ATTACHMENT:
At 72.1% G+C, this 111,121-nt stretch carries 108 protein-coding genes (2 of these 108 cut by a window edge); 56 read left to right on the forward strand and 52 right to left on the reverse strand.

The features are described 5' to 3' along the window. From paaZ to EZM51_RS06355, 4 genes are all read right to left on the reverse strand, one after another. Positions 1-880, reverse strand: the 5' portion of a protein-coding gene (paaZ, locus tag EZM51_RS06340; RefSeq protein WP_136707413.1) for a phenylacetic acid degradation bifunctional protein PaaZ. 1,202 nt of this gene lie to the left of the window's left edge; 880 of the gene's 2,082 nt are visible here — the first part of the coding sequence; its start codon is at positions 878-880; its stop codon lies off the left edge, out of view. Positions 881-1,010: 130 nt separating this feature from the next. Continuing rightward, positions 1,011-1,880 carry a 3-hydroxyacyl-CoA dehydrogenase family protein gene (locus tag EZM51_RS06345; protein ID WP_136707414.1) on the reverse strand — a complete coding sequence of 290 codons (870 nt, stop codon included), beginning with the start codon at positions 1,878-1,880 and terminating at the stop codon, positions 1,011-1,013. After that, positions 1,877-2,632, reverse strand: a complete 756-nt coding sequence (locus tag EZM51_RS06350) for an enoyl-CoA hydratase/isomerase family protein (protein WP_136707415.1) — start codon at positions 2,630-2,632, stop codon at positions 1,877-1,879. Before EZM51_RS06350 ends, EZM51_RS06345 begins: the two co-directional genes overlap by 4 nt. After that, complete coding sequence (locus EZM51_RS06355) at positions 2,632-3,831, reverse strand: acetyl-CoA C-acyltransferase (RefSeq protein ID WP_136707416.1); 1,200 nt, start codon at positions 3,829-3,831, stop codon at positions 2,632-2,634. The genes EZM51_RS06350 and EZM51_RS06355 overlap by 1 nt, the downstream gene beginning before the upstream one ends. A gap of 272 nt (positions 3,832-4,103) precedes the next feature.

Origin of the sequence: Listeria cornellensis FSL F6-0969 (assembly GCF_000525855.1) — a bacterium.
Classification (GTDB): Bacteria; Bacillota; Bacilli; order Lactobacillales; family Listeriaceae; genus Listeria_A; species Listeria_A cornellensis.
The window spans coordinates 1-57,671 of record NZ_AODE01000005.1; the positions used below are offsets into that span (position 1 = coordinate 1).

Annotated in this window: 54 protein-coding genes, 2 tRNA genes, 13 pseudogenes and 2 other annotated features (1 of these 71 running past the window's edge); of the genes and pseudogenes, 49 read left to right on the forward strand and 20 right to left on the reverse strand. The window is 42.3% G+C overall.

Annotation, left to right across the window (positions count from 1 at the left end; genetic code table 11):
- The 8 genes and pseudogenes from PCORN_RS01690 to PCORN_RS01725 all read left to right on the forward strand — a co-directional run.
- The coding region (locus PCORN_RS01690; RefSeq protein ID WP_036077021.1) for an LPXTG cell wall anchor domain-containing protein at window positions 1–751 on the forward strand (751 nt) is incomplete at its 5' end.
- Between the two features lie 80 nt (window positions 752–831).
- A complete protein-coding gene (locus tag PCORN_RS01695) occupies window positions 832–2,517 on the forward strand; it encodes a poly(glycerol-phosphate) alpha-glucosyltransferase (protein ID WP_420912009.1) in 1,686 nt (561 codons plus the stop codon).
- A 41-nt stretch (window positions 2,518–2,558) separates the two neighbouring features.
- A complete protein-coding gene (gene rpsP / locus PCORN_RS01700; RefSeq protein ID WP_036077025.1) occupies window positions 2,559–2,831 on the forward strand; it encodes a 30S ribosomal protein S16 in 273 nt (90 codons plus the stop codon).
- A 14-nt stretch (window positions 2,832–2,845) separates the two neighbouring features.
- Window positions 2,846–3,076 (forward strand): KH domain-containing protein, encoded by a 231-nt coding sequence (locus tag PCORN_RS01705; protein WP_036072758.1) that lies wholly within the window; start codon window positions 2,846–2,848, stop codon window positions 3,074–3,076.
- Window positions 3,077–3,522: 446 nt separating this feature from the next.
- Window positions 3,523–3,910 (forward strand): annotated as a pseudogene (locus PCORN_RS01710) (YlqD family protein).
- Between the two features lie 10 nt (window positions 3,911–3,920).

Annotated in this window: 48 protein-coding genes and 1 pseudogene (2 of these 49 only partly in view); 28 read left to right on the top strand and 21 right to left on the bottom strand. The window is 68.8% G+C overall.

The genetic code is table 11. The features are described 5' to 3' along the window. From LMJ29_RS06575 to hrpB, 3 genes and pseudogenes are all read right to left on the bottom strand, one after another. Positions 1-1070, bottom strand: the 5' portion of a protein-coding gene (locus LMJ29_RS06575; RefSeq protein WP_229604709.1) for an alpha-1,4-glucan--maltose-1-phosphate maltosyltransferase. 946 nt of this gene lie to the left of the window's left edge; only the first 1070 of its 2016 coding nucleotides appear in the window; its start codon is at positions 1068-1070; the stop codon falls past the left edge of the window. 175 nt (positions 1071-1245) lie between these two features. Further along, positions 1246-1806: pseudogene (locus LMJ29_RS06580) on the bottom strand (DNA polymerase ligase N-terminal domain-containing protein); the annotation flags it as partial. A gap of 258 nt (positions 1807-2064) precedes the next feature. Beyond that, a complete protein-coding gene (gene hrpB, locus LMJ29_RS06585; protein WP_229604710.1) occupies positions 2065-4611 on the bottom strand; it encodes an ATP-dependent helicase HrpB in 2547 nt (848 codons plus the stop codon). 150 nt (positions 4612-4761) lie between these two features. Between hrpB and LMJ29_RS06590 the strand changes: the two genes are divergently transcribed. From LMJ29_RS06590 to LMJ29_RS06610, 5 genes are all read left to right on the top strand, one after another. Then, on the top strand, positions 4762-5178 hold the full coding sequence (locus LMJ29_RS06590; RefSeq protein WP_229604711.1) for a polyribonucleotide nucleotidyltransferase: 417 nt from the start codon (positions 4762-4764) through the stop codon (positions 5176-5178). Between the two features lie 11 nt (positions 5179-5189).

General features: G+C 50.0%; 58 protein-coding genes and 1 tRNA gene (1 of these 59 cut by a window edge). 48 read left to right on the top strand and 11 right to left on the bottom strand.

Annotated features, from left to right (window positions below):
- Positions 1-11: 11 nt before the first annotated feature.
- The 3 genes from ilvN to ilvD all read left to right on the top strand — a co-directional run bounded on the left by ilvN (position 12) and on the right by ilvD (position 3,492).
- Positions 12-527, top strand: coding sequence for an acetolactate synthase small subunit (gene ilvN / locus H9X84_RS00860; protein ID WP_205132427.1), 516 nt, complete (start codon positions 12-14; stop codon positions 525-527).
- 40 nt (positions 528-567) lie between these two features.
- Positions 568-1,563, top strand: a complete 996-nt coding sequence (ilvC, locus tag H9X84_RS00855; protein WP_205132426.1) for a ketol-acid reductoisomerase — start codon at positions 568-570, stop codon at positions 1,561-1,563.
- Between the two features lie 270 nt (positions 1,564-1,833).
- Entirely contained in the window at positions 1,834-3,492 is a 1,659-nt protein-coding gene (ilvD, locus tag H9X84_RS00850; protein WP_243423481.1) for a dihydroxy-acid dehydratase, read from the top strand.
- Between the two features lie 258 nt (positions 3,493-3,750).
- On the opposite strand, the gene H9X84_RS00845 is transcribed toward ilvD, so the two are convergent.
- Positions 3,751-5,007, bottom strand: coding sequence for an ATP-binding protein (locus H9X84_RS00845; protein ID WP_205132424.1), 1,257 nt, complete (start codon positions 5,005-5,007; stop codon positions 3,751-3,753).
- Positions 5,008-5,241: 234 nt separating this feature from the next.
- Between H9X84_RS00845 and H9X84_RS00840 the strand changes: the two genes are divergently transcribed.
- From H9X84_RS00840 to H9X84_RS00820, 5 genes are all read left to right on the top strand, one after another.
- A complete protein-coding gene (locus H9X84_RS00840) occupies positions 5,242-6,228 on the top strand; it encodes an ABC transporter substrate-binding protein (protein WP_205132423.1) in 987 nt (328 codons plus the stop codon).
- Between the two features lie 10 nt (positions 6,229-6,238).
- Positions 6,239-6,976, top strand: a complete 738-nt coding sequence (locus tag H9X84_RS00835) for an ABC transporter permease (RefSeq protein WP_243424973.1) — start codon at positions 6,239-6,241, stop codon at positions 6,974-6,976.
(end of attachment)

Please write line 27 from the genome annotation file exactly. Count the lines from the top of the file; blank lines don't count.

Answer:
- Positions 568-1,563, top strand: a complete 996-nt coding sequence (ilvC, locus tag H9X84_RS00855; protein WP_205132426.1) for a ketol-acid reductoisomerase — start codon at positions 568-570, stop codon at positions 1,561-1,563.